Ironically, I sometimes find that the short connecting legs that lead to such expensive tickets are also the easiest to book with frequent flyer miles. My wife and I chose to book a separate ticket to Dallas and then used a total of 18,000 Avios points to book two round-trip awards to Amarillo (4,500 per person each way).
Avios is the currency used by British Airways, but you can use them to book flights on American or Alaska, too. If you have miles with United, Alaska, or Delta, they also have similarly cheap award prices for short flights.
Separate Reservations May Be Cheaper
One of the most common problems I face booking travel for a group is that there aren’t enough seats available at the cheapest price for everyone. Unfortunately, many airlines require that all passengers are booked at the same fare — so everyone has to pay a higher fare as a result.
The solution is to figure out how many tickets are available at the cheapest price, book those, and then book the remaining tickets at the higher price under a separate reservation. The average cost will be lower than if you tried to book everyone at once. For domestic flights we may be talking about a difference of $20-50 per person — easily $200 for a family of four. For international fights it can be $500 per person or more.
One of my favorite ways to search for mixed itineraries is to use ITA Matrix. You can’t buy tickets from ITA, but it will display an asterisk next to prices that represent more than one fare. On the final screen it will break down the price of each ticket separately. You can then go to the airline’s website and you’ll already know how to break up your purchase.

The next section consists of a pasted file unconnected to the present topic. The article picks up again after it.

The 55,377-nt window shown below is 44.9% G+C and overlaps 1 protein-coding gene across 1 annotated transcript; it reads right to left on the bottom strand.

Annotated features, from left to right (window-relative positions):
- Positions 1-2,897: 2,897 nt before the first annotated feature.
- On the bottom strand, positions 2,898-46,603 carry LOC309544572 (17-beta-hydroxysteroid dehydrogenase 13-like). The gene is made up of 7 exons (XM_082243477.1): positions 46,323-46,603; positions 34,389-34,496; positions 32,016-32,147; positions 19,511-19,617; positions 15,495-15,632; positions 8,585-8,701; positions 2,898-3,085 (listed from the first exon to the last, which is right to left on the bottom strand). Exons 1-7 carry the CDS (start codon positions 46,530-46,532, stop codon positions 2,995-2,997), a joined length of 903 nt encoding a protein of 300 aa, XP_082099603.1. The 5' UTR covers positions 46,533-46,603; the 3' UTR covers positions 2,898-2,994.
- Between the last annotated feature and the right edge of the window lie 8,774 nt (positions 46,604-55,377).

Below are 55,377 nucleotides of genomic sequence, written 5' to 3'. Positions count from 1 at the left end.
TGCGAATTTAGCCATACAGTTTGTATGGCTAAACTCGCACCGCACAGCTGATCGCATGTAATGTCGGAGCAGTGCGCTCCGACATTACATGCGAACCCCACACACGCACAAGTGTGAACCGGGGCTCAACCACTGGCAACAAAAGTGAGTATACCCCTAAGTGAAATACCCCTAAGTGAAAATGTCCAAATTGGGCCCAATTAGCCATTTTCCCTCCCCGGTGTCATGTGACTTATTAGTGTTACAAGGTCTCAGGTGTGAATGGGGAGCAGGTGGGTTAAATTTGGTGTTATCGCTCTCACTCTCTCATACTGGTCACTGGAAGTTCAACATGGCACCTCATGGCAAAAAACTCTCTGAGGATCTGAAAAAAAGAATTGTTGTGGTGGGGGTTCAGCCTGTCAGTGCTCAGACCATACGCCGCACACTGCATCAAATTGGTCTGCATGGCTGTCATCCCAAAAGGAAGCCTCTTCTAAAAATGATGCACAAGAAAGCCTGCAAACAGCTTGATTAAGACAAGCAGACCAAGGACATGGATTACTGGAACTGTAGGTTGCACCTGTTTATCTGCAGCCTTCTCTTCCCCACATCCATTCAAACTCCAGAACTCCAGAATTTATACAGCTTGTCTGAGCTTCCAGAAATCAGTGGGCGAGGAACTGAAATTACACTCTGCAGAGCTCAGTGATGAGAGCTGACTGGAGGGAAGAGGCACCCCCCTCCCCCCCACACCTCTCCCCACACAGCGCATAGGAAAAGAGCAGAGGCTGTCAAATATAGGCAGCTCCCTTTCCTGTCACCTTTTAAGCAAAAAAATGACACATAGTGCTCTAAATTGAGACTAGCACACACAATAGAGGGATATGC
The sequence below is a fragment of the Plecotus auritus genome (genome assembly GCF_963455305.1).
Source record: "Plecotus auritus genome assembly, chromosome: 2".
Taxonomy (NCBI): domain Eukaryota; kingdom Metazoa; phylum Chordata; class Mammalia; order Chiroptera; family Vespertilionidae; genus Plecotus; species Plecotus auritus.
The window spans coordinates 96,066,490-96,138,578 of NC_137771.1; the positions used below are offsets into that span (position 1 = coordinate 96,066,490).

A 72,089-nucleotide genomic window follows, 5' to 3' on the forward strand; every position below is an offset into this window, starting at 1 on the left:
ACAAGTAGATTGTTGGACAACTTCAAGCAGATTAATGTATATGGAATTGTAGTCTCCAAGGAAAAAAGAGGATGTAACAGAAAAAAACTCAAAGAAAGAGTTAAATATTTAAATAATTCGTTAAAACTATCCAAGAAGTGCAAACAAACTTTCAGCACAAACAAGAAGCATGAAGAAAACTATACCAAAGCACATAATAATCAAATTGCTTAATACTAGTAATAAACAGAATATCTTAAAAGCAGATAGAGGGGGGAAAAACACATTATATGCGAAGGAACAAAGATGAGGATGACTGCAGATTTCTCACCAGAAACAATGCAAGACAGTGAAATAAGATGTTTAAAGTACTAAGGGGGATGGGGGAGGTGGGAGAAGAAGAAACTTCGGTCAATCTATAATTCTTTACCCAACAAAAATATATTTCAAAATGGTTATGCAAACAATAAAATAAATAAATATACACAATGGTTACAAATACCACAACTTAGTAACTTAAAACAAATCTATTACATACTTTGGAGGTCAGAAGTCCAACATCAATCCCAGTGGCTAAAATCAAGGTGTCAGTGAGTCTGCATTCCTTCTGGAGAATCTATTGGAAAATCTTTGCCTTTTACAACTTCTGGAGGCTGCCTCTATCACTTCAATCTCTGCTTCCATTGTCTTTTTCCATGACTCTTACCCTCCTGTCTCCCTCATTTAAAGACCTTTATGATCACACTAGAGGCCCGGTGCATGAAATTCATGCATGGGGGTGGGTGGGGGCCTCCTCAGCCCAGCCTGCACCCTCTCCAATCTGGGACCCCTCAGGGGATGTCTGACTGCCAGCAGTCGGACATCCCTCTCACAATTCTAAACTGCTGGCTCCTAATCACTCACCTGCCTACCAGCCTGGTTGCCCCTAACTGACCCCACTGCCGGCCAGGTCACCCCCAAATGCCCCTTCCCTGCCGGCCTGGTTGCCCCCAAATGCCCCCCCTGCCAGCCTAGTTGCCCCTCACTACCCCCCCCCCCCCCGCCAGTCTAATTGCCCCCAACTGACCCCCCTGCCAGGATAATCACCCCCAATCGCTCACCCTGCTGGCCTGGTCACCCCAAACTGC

Another option is to start your search with one person on your favorite site, find an itinerary you like, and then repeat the search with your entire party to see if the price changes.
Book Now. Really!
Time is running out. Although normally you can book a ticket as little as 2-3 weeks before departure and still get a good price, holiday prices rise more quickly. This is because (1) many other people are buying so the cheapest seats sell out sooner, and (2) prices are generally higher when the airline knows there is big demand.
I recommend you find something you like and book it now. If you get a change of heart you can always cancel it within 24 hours for free. (A few airlines, like American Airlines, only let you hold it for 24 hours. Cancellations will have a penalty.)
If you’re looking to book award travel, things are definitely not going to get any better. Holiday travel is a whole other ballgame. Though you can often find award space open up at the last minute on many flights, planes are more likely to be full during the holidays. Waiting to book award tickets will be a gamble.
I strongly recommend booking flights directly with the airline. It will be much easier to change flights, and the airline will be more cooperative when rebooking you in the event of delays or overbooking. Are you trying to use an online travel agency because they offer package discounts? Airlines have those, too!